Now that we are well and truly past mid-August, here’s where things stand in the yard:
|Eggplants and peppers|
|Carrots, lettuce, potatoes, shallots|
|Corn – slow going, but it’s coming along|
|Pumpkins, watermelons and in the rear, the corn again|
Our main garden and raised beds are doing well. This week I noticed that the potato plants are starting to die off, which means I should be harvesting them soon. (CRF did share that tidbit over tea.) The back forty patch has not done as well as we would have liked, but that area was so wet right through June it is nothing short of amazing that anything is growing there. The watermelons are pretty much toast – nibbled by some bug, they barely grew. Two of the five mounds still have some greenery, but that’s it. The pumpkins are growing, and so far we have eight small green Orange Smoothie pumpkins, and two Jack-Be-Littles. It seems unlikely that the Howden or Lumina vines will produce pumpkins for fall. (The Luminas got eaten by the same bugs that went after the watermelons, we think.) And while I’m disappointed that I will not have white pumpkins for my porch (think of the color contrast between white pumpkins and orange flames, when J lights them up on Halloween!), our only expectation was that we would get the garden in back there this year – the area needed heavy brush-cutting, mowing, plowing and tilling. Now that we’ve established an area, next year we can improve it and overall crop health.
What we’ve learned so far:
1.) It is gong to be possible to grow two crops of certain types of vegetables, such as beans and peas, in our hardiness zone. (With our occasionally late frosts – we sometimes have them as late as the 2nd weekend in May – we thought it was only safe to plant after Memorial Day.) Our goal next year will be to do two plantings of peas, and three of beans.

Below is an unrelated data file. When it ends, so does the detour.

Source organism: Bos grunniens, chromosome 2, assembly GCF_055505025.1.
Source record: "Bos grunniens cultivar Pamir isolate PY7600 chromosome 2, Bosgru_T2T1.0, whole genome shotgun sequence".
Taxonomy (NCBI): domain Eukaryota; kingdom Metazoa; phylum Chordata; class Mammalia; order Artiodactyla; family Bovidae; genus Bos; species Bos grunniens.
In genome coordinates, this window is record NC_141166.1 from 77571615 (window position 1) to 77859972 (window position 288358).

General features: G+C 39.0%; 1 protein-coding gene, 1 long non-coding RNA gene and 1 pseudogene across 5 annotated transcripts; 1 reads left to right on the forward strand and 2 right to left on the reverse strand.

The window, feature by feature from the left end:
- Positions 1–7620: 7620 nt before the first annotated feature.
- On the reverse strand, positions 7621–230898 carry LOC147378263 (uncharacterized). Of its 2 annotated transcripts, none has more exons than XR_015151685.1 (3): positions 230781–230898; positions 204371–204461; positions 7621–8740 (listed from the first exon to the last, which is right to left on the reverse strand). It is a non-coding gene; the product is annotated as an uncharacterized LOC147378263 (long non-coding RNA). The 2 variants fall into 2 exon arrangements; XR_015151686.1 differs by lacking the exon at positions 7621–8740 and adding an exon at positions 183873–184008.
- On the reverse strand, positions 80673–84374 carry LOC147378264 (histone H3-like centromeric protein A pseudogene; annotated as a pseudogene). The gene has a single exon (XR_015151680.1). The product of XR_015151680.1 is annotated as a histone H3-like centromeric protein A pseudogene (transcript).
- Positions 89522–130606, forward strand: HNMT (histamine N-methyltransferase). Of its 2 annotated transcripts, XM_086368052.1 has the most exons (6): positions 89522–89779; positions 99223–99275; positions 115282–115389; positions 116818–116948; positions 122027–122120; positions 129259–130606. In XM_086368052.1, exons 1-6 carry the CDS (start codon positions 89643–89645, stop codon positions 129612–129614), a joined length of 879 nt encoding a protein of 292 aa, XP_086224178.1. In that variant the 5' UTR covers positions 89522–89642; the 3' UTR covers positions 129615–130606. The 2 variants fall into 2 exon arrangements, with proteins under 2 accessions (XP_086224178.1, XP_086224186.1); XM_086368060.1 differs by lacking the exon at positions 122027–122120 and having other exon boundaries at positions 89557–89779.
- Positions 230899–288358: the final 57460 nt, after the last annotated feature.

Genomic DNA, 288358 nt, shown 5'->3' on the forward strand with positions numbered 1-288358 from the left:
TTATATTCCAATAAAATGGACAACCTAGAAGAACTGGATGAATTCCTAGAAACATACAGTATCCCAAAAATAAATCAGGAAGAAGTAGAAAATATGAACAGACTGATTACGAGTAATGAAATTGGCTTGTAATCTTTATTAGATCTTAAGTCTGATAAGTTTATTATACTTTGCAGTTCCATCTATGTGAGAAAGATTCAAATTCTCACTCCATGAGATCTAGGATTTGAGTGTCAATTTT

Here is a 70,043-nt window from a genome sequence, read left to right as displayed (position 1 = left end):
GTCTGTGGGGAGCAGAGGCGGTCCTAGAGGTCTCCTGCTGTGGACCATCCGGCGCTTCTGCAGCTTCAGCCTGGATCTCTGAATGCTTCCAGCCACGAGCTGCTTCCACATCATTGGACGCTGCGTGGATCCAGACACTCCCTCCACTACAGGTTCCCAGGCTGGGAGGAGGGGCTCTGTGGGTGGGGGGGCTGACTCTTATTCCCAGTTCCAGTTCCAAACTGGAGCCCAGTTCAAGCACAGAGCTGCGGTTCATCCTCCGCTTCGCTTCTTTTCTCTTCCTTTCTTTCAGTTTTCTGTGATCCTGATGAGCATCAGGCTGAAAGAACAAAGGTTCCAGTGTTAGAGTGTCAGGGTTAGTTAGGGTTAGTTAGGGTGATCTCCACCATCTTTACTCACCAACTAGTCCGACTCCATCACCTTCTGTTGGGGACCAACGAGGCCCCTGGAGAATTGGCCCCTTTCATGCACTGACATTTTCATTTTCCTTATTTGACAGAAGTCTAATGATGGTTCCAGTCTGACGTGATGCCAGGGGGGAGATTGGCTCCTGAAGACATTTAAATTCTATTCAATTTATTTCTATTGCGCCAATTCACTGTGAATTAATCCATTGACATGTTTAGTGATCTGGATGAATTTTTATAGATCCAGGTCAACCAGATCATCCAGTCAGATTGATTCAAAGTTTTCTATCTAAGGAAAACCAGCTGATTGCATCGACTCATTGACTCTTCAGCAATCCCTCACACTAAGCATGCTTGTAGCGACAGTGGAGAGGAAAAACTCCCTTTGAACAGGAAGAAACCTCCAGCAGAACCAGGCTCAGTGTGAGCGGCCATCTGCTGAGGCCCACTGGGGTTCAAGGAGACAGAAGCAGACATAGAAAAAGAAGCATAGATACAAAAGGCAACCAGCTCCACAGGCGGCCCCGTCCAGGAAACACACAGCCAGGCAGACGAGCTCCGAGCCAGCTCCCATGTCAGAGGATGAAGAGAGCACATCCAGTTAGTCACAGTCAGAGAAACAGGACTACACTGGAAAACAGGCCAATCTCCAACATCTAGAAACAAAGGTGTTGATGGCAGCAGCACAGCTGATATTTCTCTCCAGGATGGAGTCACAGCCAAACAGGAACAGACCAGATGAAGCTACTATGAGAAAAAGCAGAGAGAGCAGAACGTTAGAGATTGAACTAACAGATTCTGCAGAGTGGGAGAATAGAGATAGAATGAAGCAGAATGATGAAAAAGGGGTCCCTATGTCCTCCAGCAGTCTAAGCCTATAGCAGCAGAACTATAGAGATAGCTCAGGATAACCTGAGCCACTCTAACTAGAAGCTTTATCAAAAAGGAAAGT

2.) Fertilizer – it makes all the difference in the world in the growing season in central New England. We’re partial to Neptune’s Harvest, an organic liquid fertilizer you mix with water. Expensive, but worth it for how it works and the fact that it’s organic.
3.) Squash plants – six of each (summer squash and zucchini) is too many. Four each is more than enough. When we try to plant six each again next year, someone remind me we don’t need that many.
4.) You really can have too many sungold tomato plants. (Even for me.) They don’t freeze well, so we have to consume vast quantities of them or give them away. Part of me doesn’t mind putting the sungolds into berry boxes and distributing them, but a (tiny, little) selfish part of me dies a little death every time I hand over a box of them. Next year we’re going to reduce the number and try some other tomatoes, like plum, so I can make sauce.
5.) Those strawberries are just for the chipmunk. He will outsmart every trick you have to keep him away. Just give up, and leave a tiny napkin next to the plants so he can wipe his mouth on the way out of the garden bed.
6.) The hammock is much more useful when properly installed. Maybe someday I will actually get to sit in it for more than 10 minutes:
|The view from the main garden – it looks so inviting when working in the hot sun!|